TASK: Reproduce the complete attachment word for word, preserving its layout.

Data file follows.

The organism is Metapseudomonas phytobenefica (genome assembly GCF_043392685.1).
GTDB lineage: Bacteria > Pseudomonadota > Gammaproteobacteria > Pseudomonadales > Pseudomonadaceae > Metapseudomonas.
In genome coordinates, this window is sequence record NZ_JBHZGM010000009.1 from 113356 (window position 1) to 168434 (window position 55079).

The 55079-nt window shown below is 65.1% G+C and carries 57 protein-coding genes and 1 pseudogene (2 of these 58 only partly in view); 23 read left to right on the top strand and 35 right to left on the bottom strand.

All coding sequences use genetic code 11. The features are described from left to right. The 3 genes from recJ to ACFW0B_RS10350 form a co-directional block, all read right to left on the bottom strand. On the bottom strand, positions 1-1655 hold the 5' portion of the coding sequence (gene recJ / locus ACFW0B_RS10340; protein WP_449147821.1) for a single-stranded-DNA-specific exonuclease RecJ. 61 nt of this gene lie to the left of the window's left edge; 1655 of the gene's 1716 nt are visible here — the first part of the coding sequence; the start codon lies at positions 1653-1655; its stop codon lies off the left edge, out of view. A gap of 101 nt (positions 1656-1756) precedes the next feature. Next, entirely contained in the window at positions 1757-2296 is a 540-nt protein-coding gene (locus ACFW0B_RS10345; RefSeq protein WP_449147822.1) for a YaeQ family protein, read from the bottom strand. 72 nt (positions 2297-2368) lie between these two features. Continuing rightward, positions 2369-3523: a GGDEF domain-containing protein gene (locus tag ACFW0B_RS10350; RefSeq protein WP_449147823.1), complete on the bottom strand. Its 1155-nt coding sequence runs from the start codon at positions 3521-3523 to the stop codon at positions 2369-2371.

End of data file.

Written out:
The organism is Metapseudomonas phytobenefica (genome assembly GCF_043392685.1).
GTDB lineage: Bacteria > Pseudomonadota > Gammaproteobacteria > Pseudomonadales > Pseudomonadaceae > Metapseudomonas.
In genome coordinates, this window is sequence record NZ_JBHZGM010000009.1 from 113356 (window position 1) to 168434 (window position 55079).

The 55079-nt window shown below is 65.1% G+C and carries 57 protein-coding genes and 1 pseudogene (2 of these 58 only partly in view); 23 read left to right on the top strand and 35 right to left on the bottom strand.

All coding sequences use genetic code 11. The features are described from left to right. The 3 genes from recJ to ACFW0B_RS10350 form a co-directional block, all read right to left on the bottom strand. On the bottom strand, positions 1-1655 hold the 5' portion of the coding sequence (gene recJ / locus ACFW0B_RS10340; protein WP_449147821.1) for a single-stranded-DNA-specific exonuclease RecJ. 61 nt of this gene lie to the left of the window's left edge; 1655 of the gene's 1716 nt are visible here — the first part of the coding sequence; the start codon lies at positions 1653-1655; its stop codon lies off the left edge, out of view. A gap of 101 nt (positions 1656-1756) precedes the next feature. Next, entirely contained in the window at positions 1757-2296 is a 540-nt protein-coding gene (locus ACFW0B_RS10345; RefSeq protein WP_449147822.1) for a YaeQ family protein, read from the bottom strand. 72 nt (positions 2297-2368) lie between these two features. Continuing rightward, positions 2369-3523: a GGDEF domain-containing protein gene (locus tag ACFW0B_RS10350; RefSeq protein WP_449147823.1), complete on the bottom strand. Its 1155-nt coding sequence runs from the start codon at positions 3521-3523 to the stop codon at positions 2369-2371.